One of the must local experiences in Hong Kong is eating in a Dai Pai Dong. In a city that revolves around luxury shopping malls and upscale enclosed culinary spaces, an affordable and simple outdoors eat is a refreshing experience. Though I’ve been in Hong Kong for a while now, I’m embarrassed to admit that my Dai Pai Dong experience were limited to the very low end Temple Street night market near Yau Ma Tei, once or twice in eastern Kowloon, a quick indoors DPD dinner at Sheung Wan and a couple of villages in the new territories. Living in the far east Sai Kung away from Central does have its disadvantages, and being away from the thick of things in Central on HK island is definitely one of them.
But, finally, I got a charming local to take me exploring a bit of what Central has to offer. Plenty of those in NOHO (north of Hollywood street), from Central MTR station towards mid-level escalators, and instead of going up towards SOHO just walk up a street or two.
So, yeah, you got it. Pijama dressed, at times half-naked old men serving as cooks and waiters. Food is cheap, beer is even cheaper, you can probably wrap up a large meal with a couple of beers for 50HK$pp (less than 10US$). Definitely reminds me of the Taiwanese night market experience, only smaller, tucked away at a hidden alley and surrounded by the posh Central HK life.
If you want a more official descriptions, Wikipedia offers the following :
Dai pai dong is a type of open-air food stall once very popular in Hong Kong. The government registration name in Hong Kong is "cooked-food stalls", but dai pai dong literally means "restaurant with a big license plate", referring to its size of license which is bigger than other licensed street vendors.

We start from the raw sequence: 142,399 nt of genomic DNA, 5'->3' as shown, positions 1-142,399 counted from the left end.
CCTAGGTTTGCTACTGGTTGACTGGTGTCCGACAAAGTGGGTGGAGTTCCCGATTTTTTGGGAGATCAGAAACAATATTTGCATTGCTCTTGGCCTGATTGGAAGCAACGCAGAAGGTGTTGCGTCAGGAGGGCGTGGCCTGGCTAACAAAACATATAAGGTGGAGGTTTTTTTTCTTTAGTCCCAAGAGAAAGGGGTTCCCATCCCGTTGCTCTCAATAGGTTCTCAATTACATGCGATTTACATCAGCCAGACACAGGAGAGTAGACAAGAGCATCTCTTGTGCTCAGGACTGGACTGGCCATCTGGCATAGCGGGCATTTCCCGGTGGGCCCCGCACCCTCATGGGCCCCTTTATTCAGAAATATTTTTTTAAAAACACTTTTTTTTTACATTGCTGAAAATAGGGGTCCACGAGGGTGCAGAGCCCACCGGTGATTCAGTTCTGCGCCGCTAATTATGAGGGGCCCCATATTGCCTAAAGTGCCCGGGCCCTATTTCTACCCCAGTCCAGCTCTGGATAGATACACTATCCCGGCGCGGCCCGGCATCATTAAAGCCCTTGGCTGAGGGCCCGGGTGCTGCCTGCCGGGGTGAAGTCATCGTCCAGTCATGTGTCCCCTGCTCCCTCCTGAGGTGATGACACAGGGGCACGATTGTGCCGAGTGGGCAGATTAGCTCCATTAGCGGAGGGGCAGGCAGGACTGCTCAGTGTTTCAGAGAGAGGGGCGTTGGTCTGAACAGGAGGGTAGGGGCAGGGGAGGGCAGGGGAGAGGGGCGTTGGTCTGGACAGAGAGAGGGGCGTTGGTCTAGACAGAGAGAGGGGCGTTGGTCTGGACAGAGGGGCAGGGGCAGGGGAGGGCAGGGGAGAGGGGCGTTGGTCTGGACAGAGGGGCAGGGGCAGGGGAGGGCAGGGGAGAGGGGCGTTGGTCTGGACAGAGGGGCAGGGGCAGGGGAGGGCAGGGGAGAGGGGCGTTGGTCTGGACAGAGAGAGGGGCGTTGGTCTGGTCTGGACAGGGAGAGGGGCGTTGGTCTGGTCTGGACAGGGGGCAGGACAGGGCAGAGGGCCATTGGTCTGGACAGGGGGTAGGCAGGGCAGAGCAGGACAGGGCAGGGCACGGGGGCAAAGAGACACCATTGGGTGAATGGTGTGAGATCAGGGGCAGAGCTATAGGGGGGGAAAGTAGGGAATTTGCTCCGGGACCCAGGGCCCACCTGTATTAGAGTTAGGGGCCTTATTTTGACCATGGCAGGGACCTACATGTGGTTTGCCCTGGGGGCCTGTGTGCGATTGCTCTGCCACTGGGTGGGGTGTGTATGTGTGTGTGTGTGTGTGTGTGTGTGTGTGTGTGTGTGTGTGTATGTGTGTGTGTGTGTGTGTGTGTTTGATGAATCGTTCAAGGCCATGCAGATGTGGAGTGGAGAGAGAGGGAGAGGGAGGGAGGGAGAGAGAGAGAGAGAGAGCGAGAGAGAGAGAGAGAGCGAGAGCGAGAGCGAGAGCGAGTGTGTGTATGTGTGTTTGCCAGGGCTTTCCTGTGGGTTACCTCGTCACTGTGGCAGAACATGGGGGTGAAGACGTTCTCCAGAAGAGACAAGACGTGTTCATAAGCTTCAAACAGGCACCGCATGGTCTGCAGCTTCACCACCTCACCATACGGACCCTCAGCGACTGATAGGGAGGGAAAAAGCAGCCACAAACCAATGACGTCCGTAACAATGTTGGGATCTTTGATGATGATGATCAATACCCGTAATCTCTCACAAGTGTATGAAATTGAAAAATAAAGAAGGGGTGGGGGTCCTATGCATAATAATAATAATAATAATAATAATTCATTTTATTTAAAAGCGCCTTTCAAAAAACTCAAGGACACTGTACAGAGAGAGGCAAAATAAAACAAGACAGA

A dai pai dong is characterised by its green-painted steel kitchen, untidy atmosphere, the lack of air conditioning, as well as a variety of low priced great-wok hei dishes. Regarded by some as part of the collective memory of Hong Kong people, official dai pai dong are scarce today.
Although the term dai pai dong is often used generically to refer to any food stall operating on the roadside with foldable tables, chairs and no air-conditioning (like those on Temple Street), legally speaking the term can only refer to those 28 stalls which possess the "big licenses".
I think my definition of Dai Pai Dong is less strict than that of Wikipedia, but you get the idea.
What’s to eat?
Skol beer (labels one of 5 biggest beer brands in the world and made in Ceneda), some veggies, the pineapple sweet and sour dish, and another must casserole rice dish. Those are probably the safest options for a foreigner like me, but if you’re into things that are more exotic, there’s a very large menu of bizarre foods for you to choose from.
They all seem to speak basic Chinglish, and English menus are common, so there’s really nothing stopping you from trying it out. Better find a cool dry day, though, it gets really really hot in those narrow Central alleys on summer days and no amount of cold beer can help with that 😛
More on Dai Pai Dongs in Hong Kong :